IGG takes graft war to citizens

Ms Beti Kamya, the Inspector General of Government (left), interacts with the Minister for ICT and National Guidance, Dr Chris Baryomunsi, during the breakfast meeting between the IGG and media in Kampala yesterday. PHOTO | ISAAC KASAMANI

What you need to know:

  • Ms Kamya said it is not only the responsibility of the government institutions to fight corruption but everyone’s responsibility if the vice is to be defeated.

The Inspector General of Government (IGG), Ms Beti Kamya, has blamed the rampant corruption in the country on the breakdown of institutions and systems, which she said is the responsibility of everyone to correct.

Ms Kamya said it is not only the responsibility of the government institutions to fight corruption but everyone’s responsibility if the vice is to be defeated.

“Previously, the war against corruption was largely thought to be a war that must be fought by anti-corruption agencies, while citizens were largely observers and at best commentators. But we changed strategies. Last year we launched a new campaign where citizens must own the war against corruption because it is their war, because it is their money they are stealing, because they are the ones being denied public services and because they are the victims of corruption,” Ms Kamya said during a media breakfast with the IGG in Kampala yesterday.

She added: “Behind every corruption incident is a breakdown in the system. Corruption doesn’t just fall from heaven or doesn’t just happen. So, our various mandates all aim to protect the integrity of our systems that are established by law. And if each one of these institutions can achieve their mandate, then we would have denied the corruption room to be conceived and even to be birthed.”

Ms Kamya lauded the media for playing a big role in the fight against corruption, including taking on the “mighty and untouchable”.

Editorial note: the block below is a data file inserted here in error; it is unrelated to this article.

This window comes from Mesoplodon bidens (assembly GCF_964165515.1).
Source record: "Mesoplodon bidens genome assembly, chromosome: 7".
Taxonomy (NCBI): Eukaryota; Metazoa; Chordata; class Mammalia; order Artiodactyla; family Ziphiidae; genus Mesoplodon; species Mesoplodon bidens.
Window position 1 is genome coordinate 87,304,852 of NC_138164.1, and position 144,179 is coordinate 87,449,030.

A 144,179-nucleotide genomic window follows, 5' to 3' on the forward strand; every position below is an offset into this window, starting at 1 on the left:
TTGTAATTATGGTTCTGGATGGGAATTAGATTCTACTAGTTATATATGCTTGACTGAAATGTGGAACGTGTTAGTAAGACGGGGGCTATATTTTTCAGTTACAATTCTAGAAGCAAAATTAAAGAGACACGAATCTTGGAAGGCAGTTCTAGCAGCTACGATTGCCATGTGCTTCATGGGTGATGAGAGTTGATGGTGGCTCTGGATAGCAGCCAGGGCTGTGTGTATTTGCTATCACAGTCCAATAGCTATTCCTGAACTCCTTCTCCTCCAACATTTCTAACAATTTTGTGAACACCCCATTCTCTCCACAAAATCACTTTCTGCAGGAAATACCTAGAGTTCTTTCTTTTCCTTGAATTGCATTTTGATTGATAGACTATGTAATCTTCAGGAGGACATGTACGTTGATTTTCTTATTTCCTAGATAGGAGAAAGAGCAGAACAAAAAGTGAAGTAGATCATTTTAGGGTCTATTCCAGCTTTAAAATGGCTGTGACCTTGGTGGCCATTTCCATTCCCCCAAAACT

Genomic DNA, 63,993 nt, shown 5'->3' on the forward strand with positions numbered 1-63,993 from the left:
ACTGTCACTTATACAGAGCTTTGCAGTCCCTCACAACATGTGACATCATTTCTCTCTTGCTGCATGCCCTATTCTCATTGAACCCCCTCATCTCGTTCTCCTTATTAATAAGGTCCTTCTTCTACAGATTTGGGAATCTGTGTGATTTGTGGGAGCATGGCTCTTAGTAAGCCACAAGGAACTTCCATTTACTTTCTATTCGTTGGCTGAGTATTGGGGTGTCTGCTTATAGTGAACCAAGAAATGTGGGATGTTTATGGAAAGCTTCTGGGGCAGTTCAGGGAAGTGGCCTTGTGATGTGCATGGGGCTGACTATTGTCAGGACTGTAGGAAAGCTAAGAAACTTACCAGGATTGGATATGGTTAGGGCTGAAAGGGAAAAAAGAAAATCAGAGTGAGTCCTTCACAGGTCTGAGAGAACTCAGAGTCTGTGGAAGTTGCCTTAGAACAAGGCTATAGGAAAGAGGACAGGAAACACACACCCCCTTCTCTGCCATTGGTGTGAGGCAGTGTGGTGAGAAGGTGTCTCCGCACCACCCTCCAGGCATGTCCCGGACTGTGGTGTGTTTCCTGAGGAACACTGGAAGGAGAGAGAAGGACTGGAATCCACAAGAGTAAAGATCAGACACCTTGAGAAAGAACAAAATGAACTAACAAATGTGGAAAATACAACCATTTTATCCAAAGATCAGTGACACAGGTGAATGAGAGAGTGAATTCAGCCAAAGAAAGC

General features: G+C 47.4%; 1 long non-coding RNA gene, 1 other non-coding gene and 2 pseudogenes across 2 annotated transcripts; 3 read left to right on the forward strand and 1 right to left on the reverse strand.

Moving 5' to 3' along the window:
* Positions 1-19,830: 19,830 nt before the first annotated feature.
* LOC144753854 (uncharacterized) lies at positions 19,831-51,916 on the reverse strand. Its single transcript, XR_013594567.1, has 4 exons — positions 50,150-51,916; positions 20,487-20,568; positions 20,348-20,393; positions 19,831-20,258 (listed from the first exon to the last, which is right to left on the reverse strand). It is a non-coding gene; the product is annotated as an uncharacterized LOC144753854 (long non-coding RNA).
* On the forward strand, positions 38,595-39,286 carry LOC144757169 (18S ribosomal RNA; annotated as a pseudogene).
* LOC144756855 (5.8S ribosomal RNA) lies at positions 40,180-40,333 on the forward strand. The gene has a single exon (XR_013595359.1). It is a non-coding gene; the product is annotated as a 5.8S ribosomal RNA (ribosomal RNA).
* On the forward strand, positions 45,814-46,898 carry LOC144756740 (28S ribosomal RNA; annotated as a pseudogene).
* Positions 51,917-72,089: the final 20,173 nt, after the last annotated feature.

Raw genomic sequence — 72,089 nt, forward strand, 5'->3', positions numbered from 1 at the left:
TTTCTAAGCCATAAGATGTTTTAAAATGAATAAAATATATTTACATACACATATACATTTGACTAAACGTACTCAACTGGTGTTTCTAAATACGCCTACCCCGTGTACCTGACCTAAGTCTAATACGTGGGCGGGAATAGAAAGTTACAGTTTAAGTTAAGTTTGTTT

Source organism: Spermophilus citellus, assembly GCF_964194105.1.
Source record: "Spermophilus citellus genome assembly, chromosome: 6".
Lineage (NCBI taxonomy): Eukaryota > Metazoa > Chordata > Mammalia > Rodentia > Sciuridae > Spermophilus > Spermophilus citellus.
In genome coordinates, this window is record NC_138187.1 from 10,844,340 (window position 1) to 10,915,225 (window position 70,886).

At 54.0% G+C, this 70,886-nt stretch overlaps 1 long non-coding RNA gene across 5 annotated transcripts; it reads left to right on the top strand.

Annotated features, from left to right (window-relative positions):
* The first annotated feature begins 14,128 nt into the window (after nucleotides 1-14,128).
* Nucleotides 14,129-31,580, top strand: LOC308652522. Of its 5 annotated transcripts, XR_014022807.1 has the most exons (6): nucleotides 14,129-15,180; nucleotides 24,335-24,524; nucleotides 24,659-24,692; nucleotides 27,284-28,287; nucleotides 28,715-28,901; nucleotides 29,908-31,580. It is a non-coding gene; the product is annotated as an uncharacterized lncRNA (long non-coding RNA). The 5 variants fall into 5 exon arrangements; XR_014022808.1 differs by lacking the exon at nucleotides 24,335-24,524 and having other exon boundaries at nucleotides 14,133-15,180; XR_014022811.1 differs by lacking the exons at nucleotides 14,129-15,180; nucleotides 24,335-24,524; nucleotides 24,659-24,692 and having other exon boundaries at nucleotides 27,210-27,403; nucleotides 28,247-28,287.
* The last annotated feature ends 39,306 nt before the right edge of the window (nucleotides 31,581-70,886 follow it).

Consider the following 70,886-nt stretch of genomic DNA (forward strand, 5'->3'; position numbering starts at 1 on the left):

“Members of the press, Fourth Estate, you are already generals and very big combatants and we thank you very much for your effort and courage. Sometimes you even take on the high and mighty, where sometimes anti-corruption agencies even fear to act. This morning, we wish to officially propose to you to be our official partners and agree on how this partnership should work,” she said.

Can Dr Pul Maxwell Ogentho, the director of technical services at the office of the Auditor General, said citizens are now at the centre of audits and therefore must take a centre stage in fighting corruption.

Mr Ogentho added that involving the citizens creates ownership in the fight and that their contribution cannot be undervalued.

He also asked the media to work closely with the anti-corruption agencies to fight the vice so that service delivery is improved across the country.

“So the media, our office is encouraging you that please let us become closer so that you get to understand what it means, the processes that we go through, so that you can explain it [to your audiences,” he said.

Mr Benson Turamye, the executive director of the Public Procurement and Disposal of Public Assets, said media must pay close attention to the procurement systems in the country because that is where huge chunks of the budget is channelled, which is prone to corruption.

He added that his office is ready to work closely with media to ensure that all procurement plans are made public and the media can scrutinise them.

“When you see delay in evaluation of bids, announcement and other things, question them because that is where people negotiate corruption deals. We shall make all the procurement plans of government agencies public for you to know where corruption is likely to take place,” he said.